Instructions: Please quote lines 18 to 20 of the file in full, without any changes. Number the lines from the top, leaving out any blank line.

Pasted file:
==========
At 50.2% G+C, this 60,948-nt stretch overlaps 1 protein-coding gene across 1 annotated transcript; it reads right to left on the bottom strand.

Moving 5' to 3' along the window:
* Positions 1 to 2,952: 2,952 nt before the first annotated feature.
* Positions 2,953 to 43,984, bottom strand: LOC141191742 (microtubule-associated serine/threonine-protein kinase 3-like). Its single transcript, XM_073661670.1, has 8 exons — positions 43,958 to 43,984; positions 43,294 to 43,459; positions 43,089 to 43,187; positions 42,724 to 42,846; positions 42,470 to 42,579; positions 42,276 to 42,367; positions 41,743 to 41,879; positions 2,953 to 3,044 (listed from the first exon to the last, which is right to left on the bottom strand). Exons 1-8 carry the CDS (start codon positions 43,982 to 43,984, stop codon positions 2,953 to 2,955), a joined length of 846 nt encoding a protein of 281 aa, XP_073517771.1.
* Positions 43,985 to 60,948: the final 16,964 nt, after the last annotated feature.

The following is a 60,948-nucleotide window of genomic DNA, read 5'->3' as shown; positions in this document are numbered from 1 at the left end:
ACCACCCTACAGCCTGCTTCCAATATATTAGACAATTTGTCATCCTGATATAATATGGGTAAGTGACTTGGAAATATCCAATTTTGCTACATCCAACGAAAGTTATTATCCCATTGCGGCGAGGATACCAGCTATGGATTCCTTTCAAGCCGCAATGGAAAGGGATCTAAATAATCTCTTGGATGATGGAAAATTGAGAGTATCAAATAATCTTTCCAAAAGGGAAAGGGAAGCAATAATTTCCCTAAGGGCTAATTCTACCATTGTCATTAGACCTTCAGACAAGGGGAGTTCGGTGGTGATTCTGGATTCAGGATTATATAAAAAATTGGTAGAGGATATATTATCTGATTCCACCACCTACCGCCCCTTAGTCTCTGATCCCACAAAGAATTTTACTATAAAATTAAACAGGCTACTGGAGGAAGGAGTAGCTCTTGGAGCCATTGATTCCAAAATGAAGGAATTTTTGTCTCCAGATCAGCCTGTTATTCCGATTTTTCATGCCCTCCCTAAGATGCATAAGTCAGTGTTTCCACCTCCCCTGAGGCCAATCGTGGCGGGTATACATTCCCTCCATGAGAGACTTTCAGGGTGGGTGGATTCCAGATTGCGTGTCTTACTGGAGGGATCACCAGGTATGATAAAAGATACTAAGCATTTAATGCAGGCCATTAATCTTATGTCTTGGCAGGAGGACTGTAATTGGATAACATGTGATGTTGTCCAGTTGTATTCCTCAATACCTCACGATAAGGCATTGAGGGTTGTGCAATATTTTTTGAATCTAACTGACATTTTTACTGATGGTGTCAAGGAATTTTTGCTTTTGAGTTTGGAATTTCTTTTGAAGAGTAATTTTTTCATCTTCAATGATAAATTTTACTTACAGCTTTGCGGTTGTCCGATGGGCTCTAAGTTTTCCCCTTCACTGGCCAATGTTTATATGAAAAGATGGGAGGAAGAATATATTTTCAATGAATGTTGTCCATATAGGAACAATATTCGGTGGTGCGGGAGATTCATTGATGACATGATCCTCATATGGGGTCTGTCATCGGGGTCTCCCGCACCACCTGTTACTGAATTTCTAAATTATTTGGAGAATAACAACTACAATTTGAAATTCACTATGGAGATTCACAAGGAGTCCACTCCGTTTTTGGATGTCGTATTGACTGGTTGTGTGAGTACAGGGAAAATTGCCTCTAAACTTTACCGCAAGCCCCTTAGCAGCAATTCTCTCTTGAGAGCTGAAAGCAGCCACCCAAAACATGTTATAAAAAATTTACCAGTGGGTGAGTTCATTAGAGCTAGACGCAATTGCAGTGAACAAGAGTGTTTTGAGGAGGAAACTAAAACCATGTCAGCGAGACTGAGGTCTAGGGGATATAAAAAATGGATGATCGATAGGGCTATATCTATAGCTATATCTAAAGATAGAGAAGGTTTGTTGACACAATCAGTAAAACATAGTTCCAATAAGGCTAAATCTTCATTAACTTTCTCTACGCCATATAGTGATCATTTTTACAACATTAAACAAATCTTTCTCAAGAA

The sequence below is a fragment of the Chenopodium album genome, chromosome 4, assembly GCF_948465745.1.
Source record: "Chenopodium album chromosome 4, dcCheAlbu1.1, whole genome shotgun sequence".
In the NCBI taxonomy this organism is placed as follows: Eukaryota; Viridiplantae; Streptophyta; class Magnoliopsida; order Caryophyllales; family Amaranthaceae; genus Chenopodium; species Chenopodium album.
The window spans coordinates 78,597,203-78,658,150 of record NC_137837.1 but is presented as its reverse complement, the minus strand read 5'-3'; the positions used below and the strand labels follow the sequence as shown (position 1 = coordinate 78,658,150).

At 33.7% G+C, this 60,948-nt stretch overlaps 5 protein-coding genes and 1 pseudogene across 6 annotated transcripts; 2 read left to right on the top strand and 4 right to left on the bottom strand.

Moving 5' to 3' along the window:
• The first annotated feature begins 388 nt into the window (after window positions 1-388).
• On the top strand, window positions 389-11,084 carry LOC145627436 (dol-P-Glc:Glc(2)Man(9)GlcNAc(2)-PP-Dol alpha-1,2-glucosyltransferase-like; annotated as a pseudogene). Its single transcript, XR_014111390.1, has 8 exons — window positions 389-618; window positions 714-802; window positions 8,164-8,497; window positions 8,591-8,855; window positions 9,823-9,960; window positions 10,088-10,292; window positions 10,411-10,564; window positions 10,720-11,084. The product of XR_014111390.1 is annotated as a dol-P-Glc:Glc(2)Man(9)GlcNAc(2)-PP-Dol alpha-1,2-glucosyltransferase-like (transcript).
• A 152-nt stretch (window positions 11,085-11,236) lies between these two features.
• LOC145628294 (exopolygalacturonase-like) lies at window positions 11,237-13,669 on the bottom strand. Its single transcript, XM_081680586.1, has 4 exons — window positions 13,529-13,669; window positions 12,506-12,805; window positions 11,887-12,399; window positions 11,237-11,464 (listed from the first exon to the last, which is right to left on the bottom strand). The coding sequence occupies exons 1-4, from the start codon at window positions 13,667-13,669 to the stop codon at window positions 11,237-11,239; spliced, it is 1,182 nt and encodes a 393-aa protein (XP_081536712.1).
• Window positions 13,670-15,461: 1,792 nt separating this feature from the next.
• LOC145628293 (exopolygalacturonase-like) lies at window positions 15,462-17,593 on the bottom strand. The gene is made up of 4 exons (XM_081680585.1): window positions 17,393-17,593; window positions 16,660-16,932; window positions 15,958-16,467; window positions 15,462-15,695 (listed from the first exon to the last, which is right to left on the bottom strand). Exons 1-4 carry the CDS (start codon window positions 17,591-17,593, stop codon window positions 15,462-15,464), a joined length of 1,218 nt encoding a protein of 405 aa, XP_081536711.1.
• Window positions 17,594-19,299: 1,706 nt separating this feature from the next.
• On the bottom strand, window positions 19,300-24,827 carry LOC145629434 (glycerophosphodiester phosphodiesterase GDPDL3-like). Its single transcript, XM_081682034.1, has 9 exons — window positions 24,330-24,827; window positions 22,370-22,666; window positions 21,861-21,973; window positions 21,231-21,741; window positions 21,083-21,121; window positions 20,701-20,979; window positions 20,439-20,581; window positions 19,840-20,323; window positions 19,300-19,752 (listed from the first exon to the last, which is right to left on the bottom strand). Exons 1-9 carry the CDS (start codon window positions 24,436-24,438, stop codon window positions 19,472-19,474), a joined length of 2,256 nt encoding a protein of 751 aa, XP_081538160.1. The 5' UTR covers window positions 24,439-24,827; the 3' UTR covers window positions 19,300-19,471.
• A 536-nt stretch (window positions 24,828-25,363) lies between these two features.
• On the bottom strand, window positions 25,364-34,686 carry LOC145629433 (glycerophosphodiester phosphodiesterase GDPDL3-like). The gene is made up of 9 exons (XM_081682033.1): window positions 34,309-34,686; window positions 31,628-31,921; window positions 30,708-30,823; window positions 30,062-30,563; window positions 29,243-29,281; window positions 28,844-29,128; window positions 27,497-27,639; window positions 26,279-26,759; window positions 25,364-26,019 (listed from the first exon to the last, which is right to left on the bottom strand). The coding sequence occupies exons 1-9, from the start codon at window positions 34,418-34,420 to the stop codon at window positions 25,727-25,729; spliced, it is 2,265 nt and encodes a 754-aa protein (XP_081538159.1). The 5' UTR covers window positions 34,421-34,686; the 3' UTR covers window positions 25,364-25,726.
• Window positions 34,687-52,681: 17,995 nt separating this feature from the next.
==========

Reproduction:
• Window positions 13,670-15,461: 1,792 nt separating this feature from the next.
• LOC145628293 (exopolygalacturonase-like) lies at window positions 15,462-17,593 on the bottom strand. The gene is made up of 4 exons (XM_081680585.1): window positions 17,393-17,593; window positions 16,660-16,932; window positions 15,958-16,467; window positions 15,462-15,695 (listed from the first exon to the last, which is right to left on the bottom strand). Exons 1-4 carry the CDS (start codon window positions 17,591-17,593, stop codon window positions 15,462-15,464), a joined length of 1,218 nt encoding a protein of 405 aa, XP_081536711.1.
• Window positions 17,594-19,299: 1,706 nt separating this feature from the next.